Two accused of taking bribes in U.N. contract deal with U.S. company

By Colum Lynch
Washington Post Staff Writer
Thursday, March 18, 2010

UNITED NATIONS -- A U.N. anti-corruption task force has accused an Italian executive and a former U.N. official of taking bribes from a U.S. security contractor seeking to do business with the United Nations, according to a confidential U.N. letter obtained by The Washington Post.

Ezio Testa, chief executive of IHC Services, and Alexander Yakovlev, a former Russian procurement official at the United Nations, were charged by U.N. investigators with steering a 2001 contract for bulletproof vests to Armor Holdings, a company based in Jacksonville, Fla.

The U.N. letter, written in December 2008, also links the two men for the first time to a criminal probe by the Justice Department's fraud division into a bribery scheme involving former executives at Armor Holdings, which was acquired by BAE Systems in July 2007.

"Mr. Alexander Yakovlev and Mr. Ezio Testa entered into a corrupt agreement to steer a valuable United Nations contract to Armor Holdings in exchange for promises of sums of money to be paid to the individual participants," says the letter from the now-defunct U.N. Procurement Task Force.

The revelations add to a widening federal probe of Armor Holdings, whose former executives stand accused of bribing officials in the Netherlands and at the United Nations. The U.N. letter also provides fresh insights into suspected corrupt practices in the U.N. procurement department as the world body ramped up its peacekeeping operations in the late 1990s.

Reached by phone, Testa declined to discuss the letter's findings and said he had no idea whether federal authorities were probing his alleged links to Armor Holdings. "I am unaware of what you are telling me," he said before hanging up.

Testa, who received U.S. citizenship in 2004, began working in the late 1990s as a liaison for multinational companies seeking contracts for food, body armor and other supplies for U.N. peacekeepers. In 1998, he struck up a friendship with Yakovlev, then at the United Nations, and promised to help him start a marketing business in Moscow, according to a December 2006 report by the U.N. Procurement Task Force.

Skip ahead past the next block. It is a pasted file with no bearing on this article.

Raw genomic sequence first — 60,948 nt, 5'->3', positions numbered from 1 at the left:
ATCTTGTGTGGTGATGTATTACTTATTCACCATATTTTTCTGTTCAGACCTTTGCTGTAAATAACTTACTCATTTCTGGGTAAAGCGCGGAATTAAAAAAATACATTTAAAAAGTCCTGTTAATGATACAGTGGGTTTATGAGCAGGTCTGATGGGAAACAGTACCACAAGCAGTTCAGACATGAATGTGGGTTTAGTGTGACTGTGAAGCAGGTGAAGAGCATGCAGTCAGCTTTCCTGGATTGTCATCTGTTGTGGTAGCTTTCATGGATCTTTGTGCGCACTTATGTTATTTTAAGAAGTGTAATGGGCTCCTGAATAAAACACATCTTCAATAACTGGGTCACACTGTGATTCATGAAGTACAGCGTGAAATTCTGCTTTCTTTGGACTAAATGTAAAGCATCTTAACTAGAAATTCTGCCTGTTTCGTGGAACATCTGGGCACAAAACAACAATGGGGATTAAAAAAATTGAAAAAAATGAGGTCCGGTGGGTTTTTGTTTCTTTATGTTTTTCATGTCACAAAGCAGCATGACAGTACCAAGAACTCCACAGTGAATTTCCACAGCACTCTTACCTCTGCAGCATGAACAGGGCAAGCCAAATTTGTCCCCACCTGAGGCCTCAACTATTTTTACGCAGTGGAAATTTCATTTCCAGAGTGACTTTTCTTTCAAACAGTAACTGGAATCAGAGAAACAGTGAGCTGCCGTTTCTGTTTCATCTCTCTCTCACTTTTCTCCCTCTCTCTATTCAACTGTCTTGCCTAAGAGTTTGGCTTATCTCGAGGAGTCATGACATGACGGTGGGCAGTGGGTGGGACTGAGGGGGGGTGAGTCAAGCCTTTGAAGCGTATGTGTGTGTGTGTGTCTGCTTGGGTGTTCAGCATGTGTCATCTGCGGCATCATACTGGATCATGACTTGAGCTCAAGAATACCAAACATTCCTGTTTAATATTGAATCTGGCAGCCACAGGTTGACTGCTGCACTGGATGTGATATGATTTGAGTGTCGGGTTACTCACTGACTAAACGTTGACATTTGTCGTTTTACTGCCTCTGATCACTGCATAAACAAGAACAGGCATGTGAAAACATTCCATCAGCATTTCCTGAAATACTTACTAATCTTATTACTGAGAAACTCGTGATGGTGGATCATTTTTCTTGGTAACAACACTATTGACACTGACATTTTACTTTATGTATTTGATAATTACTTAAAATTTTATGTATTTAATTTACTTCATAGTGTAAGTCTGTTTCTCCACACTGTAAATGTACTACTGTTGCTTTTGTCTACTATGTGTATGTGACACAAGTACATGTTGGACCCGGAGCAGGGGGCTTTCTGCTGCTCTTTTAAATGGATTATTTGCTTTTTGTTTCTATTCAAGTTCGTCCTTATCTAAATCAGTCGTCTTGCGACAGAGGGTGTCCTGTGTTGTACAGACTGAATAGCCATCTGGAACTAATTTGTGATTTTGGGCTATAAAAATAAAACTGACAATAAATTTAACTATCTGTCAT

Testa gave Yakovlev a free cellphone and hired Yakovlev's son, according to the report. Yakovlev gave Testa and his clients internal U.N. documents that helped the firms secure U.N. business, the report and the letter said.

Yakovlev resigned from the United Nations in June 2005. He was subsequently arrested and pleaded guilty to wire fraud and money laundering. As part of his plea agreement, he agreed to cooperate with the prosecution, said his attorney, Arkady Bukh. Bukh said that he did not think Yakovlev was a target of the federal investigation but that he could not reveal whether he was cooperating with federal investigators in the case. "I'm not admitting or denying," Bukh said.

The Justice Department's case came to light in January, when federal authorities charged a former senior official at Armor Holdings, Richard Bistrong, with paying bribes to U.N. sources to secure insider information on two contracts. The U.N. letter links Bistrong to Testa and Yakovlev. A spokeswoman for the Justice Department, Laura Sweeney, declined to say whether Testa or Yakovlev are the targets of a federal criminal investigation.

According to the letter, Armor Holdings requested "confidential and proprietary" information from the United Nations in May 2001. Four months later, Testa sent Bistrong a copy of an internal U.N. memo with technical evaluation of an ongoing bid for bulletproof vests.

Bistrong's attorney, Brady Toensing, declined to comment on the case. John Suttle, a spokesman for Armor's parent company, BAE, said that the matter predates BAE's acquisition of Armor. "This has nothing to do with BAE Systems," Suttle said.

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